Friday, October 2, 2009

Economics of Early Childhood Policy

The Economics of Early Childhood Policy
, What the Dismal Science Has to Say About Investing in Children is a study by Rebecca Kilburn and Lynn Karoly for the Rand Corporation in which they apply human capital theory to child development. It came out last year, and I started it then but got distracted and then recently picked it up again.

Human Capital theory looks at things one can do to make people worth more, to increase their human capital. Adam Smith invented the concept. In its modern conception, it is used to figure out how best to increase the value of a worker to a company.

An important aspect of human capital is that it is subject to the same magical law of compound interest that money is. The earlier you learn something, the greater lifetime effect it has on your human capital. Think of it as scaffolding.

Kilburn and Karoly apply this to ECE. It is not surprising that the net benefits (and certainly the benefits per kid) are greatest if you concentrate your public child care money on the neediest kids and start very early. With each rung up the socio-economic ladder, the benefit per kid gets lower; and with each year later that you start, the long-term benefits to the person and to the economy are reduced.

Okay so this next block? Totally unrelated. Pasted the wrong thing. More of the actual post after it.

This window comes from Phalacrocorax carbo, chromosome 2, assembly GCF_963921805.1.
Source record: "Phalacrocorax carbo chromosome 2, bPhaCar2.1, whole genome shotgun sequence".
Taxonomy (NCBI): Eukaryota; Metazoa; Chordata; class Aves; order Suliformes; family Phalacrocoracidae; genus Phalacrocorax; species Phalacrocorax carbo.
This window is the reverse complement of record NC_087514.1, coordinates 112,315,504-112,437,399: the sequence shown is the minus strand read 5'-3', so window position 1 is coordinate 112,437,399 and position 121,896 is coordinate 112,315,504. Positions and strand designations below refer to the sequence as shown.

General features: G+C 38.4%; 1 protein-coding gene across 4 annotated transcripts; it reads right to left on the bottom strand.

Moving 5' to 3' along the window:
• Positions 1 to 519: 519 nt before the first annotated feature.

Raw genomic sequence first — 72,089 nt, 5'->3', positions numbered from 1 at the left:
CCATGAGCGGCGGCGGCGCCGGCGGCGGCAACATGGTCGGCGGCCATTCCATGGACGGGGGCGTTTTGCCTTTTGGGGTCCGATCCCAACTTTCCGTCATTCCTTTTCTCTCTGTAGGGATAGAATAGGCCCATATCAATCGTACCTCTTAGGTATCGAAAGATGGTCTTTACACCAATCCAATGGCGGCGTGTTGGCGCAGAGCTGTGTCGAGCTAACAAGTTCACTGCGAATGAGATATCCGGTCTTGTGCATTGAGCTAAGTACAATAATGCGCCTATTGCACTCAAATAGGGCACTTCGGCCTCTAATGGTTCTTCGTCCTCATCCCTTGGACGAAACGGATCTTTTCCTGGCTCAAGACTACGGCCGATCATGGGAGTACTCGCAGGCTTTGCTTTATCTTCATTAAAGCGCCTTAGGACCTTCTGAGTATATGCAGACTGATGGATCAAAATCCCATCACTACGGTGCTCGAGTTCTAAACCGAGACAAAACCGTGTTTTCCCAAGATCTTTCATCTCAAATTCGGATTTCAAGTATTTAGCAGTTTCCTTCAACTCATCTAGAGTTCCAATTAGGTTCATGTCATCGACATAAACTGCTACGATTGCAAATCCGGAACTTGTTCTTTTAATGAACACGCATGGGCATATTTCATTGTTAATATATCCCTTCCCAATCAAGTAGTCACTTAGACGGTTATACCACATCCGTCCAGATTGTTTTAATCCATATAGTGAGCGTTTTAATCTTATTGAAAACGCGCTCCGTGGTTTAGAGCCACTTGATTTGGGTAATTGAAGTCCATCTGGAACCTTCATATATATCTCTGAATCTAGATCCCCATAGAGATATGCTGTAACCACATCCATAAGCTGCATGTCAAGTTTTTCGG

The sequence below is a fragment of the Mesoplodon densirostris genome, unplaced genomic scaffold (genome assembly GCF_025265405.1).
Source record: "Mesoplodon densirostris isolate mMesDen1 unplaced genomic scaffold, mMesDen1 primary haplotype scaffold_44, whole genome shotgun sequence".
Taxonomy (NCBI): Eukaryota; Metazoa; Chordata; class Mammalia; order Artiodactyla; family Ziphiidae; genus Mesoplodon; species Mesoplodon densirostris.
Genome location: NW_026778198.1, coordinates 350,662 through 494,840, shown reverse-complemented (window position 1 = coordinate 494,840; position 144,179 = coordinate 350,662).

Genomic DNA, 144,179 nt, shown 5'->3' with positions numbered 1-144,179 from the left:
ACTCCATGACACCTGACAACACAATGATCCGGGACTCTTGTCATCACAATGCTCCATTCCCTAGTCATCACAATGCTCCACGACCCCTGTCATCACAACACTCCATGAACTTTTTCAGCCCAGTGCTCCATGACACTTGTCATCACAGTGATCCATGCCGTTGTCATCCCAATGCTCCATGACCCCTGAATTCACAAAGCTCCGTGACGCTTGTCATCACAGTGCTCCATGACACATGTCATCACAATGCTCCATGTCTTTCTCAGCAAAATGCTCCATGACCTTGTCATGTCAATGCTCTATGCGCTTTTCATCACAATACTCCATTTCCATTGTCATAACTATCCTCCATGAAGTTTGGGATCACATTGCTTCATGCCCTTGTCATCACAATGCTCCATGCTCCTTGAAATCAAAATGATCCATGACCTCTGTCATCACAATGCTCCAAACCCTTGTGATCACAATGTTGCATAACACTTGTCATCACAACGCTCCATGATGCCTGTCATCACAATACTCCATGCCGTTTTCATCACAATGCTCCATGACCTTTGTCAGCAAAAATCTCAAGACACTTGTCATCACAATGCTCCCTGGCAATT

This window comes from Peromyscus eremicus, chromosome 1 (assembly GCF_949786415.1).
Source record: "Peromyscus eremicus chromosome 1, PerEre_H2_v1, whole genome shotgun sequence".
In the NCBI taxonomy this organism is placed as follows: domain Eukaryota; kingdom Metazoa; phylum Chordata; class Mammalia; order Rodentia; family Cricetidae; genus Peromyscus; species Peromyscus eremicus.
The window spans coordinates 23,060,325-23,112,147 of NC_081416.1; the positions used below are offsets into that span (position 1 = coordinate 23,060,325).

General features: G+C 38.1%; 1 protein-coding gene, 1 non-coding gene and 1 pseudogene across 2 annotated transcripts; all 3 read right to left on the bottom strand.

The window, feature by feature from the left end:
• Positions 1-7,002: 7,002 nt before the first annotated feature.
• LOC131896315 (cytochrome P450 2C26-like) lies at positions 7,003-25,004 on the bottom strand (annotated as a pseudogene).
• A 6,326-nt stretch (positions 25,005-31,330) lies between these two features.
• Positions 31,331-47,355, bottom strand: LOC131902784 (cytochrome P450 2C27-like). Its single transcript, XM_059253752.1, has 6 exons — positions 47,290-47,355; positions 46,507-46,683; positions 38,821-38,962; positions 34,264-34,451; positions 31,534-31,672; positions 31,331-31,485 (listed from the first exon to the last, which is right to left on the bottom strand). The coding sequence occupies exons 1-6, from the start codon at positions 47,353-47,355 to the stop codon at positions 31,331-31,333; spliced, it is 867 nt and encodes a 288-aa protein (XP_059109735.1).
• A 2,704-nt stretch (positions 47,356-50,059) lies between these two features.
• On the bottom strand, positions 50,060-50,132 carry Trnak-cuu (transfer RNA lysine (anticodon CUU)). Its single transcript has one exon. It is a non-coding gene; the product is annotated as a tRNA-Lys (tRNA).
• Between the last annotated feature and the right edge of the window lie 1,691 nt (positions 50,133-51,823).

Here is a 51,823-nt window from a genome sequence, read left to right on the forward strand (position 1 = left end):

So the most efficient way to spend our state ECE money would be to expand state preschool and center-based care to more eligible kids and start when they are infants.

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